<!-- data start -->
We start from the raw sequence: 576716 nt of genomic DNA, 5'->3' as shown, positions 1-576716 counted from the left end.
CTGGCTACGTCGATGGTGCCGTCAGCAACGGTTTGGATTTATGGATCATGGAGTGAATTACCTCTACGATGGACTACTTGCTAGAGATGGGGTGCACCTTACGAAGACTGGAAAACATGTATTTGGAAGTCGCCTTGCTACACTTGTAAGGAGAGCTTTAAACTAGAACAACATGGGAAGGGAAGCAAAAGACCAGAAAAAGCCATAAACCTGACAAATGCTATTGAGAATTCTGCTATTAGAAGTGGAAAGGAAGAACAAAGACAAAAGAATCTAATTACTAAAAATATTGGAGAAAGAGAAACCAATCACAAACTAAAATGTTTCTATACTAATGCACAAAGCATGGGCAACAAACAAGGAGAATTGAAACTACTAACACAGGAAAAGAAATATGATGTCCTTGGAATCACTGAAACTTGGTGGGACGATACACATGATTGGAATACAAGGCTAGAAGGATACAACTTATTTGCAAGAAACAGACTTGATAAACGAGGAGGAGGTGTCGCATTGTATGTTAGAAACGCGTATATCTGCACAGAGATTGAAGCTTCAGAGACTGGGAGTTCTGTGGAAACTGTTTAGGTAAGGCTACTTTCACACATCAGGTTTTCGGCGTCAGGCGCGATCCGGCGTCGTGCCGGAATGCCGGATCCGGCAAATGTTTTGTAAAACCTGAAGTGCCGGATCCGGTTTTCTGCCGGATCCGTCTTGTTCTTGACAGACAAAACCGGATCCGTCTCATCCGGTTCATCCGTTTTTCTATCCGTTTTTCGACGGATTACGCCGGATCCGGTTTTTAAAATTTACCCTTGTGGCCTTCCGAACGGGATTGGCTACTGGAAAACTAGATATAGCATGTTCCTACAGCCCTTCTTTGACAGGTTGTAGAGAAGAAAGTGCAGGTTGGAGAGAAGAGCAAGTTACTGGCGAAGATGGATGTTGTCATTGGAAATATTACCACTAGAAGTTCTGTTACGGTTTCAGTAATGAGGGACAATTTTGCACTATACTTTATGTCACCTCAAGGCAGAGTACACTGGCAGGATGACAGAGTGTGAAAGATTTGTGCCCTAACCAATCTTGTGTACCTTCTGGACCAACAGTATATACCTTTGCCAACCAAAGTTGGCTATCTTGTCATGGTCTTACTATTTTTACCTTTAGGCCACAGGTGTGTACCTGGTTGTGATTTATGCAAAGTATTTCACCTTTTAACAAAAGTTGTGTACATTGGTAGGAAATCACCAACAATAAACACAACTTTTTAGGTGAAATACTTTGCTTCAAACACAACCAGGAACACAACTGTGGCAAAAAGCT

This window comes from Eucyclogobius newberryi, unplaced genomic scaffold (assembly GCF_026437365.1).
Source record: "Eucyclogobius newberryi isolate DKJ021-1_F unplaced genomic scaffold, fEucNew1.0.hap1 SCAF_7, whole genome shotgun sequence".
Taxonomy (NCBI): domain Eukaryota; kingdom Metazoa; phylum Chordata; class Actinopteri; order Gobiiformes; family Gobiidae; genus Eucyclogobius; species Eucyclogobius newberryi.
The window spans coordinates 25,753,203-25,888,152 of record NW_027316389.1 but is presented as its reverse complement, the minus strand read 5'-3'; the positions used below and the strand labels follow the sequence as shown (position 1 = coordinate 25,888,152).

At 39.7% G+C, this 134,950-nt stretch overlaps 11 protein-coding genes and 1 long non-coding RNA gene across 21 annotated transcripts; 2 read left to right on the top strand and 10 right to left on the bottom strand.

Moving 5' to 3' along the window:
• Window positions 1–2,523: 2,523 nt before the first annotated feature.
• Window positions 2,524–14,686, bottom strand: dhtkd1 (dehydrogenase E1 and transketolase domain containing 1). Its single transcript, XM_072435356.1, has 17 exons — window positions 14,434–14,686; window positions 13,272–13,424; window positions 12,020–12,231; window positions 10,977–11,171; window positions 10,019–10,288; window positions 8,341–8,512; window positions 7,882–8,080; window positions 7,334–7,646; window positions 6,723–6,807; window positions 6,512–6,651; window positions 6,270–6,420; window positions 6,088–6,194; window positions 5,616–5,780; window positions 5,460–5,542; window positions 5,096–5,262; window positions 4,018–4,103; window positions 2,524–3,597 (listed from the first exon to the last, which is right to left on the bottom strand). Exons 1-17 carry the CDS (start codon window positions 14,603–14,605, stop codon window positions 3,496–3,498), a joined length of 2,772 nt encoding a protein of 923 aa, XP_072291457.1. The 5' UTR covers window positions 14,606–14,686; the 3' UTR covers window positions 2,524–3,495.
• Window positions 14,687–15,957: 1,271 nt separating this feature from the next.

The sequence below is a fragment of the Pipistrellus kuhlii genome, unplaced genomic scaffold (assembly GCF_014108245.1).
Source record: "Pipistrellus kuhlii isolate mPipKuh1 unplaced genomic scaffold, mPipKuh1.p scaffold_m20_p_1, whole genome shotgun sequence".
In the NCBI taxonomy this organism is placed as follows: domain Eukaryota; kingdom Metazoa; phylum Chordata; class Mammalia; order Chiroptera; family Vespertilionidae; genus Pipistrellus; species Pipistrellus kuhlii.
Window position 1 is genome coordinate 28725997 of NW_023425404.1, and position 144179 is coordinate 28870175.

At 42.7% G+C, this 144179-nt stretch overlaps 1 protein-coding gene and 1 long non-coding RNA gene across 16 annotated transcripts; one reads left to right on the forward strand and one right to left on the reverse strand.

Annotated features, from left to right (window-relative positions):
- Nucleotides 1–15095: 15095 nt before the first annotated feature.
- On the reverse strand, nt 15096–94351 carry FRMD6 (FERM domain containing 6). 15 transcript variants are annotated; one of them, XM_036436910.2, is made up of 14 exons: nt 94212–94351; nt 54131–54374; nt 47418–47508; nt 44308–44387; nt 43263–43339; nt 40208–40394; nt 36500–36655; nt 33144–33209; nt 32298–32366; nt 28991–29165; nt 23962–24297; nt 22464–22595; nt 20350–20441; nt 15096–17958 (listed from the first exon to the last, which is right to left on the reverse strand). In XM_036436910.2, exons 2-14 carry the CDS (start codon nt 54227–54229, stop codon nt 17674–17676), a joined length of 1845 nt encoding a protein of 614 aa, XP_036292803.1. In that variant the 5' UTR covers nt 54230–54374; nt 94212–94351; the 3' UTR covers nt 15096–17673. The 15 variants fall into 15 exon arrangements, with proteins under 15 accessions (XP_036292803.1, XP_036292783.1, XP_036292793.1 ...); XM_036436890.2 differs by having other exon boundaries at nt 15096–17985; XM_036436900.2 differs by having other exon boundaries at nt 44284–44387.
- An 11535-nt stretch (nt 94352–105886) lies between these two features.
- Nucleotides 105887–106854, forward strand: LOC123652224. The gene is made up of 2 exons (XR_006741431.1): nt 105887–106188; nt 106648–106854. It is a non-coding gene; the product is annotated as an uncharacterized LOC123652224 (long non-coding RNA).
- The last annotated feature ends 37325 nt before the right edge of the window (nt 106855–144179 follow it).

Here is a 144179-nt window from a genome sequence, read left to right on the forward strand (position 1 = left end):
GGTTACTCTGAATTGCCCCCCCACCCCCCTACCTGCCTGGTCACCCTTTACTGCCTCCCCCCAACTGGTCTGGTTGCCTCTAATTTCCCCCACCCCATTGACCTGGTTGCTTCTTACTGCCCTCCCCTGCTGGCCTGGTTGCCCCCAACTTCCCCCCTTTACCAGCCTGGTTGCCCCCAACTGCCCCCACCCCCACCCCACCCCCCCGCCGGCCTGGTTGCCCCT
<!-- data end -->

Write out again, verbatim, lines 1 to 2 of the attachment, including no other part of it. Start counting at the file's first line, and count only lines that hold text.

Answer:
We start from the raw sequence: 576716 nt of genomic DNA, 5'->3' as shown, positions 1-576716 counted from the left end.
CTGGCTACGTCGATGGTGCCGTCAGCAACGGTTTGGATTTATGGATCATGGAGTGAATTACCTCTACGATGGACTACTTGCTAGAGATGGGGTGCACCTTACGAAGACTGGAAAACATGTATTTGGAAGTCGCCTTGCTACACTTGTAAGGAGAGCTTTAAACTAGAACAACATGGGAAGGGAAGCAAAAGACCAGAAAAAGCCATAAACCTGACAAATGCTATTGAGAATTCTGCTATTAGAAGTGGAAAGGAAGAACAAAGACAAAAGAATCTAATTACTAAAAATATTGGAGAAAGAGAAACCAATCACAAACTAAAATGTTTCTATACTAATGCACAAAGCATGGGCAACAAACAAGGAGAATTGAAACTACTAACACAGGAAAAGAAATATGATGTCCTTGGAATCACTGAAACTTGGTGGGACGATACACATGATTGGAATACAAGGCTAGAAGGATACAACTTATTTGCAAGAAACAGACTTGATAAACGAGGAGGAGGTGTCGCATTGTATGTTAGAAACGCGTATATCTGCACAGAGATTGAAGCTTCAGAGACTGGGAGTTCTGTGGAAACTGTTTAGGTAAGGCTACTTTCACACATCAGGTTTTCGGCGTCAGGCGCGATCCGGCGTCGTGCCGGAATGCCGGATCCGGCAAATGTTTTGTAAAACCTGAAGTGCCGGATCCGGTTTTCTGCCGGATCCGTCTTGTTCTTGACAGACAAAACCGGATCCGTCTCATCCGGTTCATCCGTTTTTCTATCCGTTTTTCGACGGATTACGCCGGATCCGGTTTTTAAAATTTACCCTTGTGGCCTTCCGAACGGGATTGGCTACTGGAAAACTAGATATAGCATGTTCCTACAGCCCTTCTTTGACAGGTTGTAGAGAAGAAAGTGCAGGTTGGAGAGAAGAGCAAGTTACTGGCGAAGATGGATGTTGTCATTGGAAATATTACCACTAGAAGTTCTGTTACGGTTTCAGTAATGAGGGACAATTTTGCACTATACTTTATGTCACCTCAAGGCAGAGTACACTGGCAGGATGACAGAGTGTGAAAGATTTGTGCCCTAACCAATCTTGTGTACCTTCTGGACCAACAGTATATACCTTTGCCAACCAAAGTTGGCTATCTTGTCATGGTCTTACTATTTTTACCTTTAGGCCACAGGTGTGTACCTGGTTGTGATTTATGCAAAGTATTTCACCTTTTAACAAAAGTTGTGTACATTGGTAGGAAATCACCAACAATAAACACAACTTTTTAGGTGAAATACTTTGCTTCAAACACAACCAGGAACACAACTGTGGCAAAAAGCT